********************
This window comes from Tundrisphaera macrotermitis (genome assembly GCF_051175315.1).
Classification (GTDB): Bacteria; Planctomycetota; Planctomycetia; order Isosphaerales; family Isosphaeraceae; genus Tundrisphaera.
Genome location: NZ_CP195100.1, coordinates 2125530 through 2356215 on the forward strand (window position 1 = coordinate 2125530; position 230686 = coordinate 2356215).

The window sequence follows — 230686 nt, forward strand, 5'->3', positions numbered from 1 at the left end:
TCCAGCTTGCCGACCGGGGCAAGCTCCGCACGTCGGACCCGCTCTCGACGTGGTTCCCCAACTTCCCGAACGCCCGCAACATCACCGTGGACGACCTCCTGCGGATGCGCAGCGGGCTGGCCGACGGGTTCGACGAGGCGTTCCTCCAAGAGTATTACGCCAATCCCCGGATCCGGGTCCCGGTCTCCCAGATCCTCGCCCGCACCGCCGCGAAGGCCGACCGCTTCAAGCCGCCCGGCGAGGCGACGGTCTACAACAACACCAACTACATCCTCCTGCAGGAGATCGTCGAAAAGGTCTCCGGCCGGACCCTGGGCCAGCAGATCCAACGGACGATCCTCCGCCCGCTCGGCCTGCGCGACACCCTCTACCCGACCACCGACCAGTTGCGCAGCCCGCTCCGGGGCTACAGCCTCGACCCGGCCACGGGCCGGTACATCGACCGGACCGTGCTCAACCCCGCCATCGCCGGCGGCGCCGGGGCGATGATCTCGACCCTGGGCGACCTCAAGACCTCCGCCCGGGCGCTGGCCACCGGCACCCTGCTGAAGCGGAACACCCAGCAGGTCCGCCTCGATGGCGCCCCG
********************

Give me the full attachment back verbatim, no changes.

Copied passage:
This window comes from Tundrisphaera macrotermitis (genome assembly GCF_051175315.1).
Classification (GTDB): Bacteria; Planctomycetota; Planctomycetia; order Isosphaerales; family Isosphaeraceae; genus Tundrisphaera.
Genome location: NZ_CP195100.1, coordinates 2125530 through 2356215 on the forward strand (window position 1 = coordinate 2125530; position 230686 = coordinate 2356215).

The window sequence follows — 230686 nt, forward strand, 5'->3', positions numbered from 1 at the left end:
TCCAGCTTGCCGACCGGGGCAAGCTCCGCACGTCGGACCCGCTCTCGACGTGGTTCCCCAACTTCCCGAACGCCCGCAACATCACCGTGGACGACCTCCTGCGGATGCGCAGCGGGCTGGCCGACGGGTTCGACGAGGCGTTCCTCCAAGAGTATTACGCCAATCCCCGGATCCGGGTCCCGGTCTCCCAGATCCTCGCCCGCACCGCCGCGAAGGCCGACCGCTTCAAGCCGCCCGGCGAGGCGACGGTCTACAACAACACCAACTACATCCTCCTGCAGGAGATCGTCGAAAAGGTCTCCGGCCGGACCCTGGGCCAGCAGATCCAACGGACGATCCTCCGCCCGCTCGGCCTGCGCGACACCCTCTACCCGACCACCGACCAGTTGCGCAGCCCGCTCCGGGGCTACAGCCTCGACCCGGCCACGGGCCGGTACATCGACCGGACCGTGCTCAACCCCGCCATCGCCGGCGGCGCCGGGGCGATGATCTCGACCCTGGGCGACCTCAAGACCTCCGCCCGGGCGCTGGCCACCGGCACCCTGCTGAAGCGGAACACCCAGCAGGTCCGCCTCGATGGCGCCCCG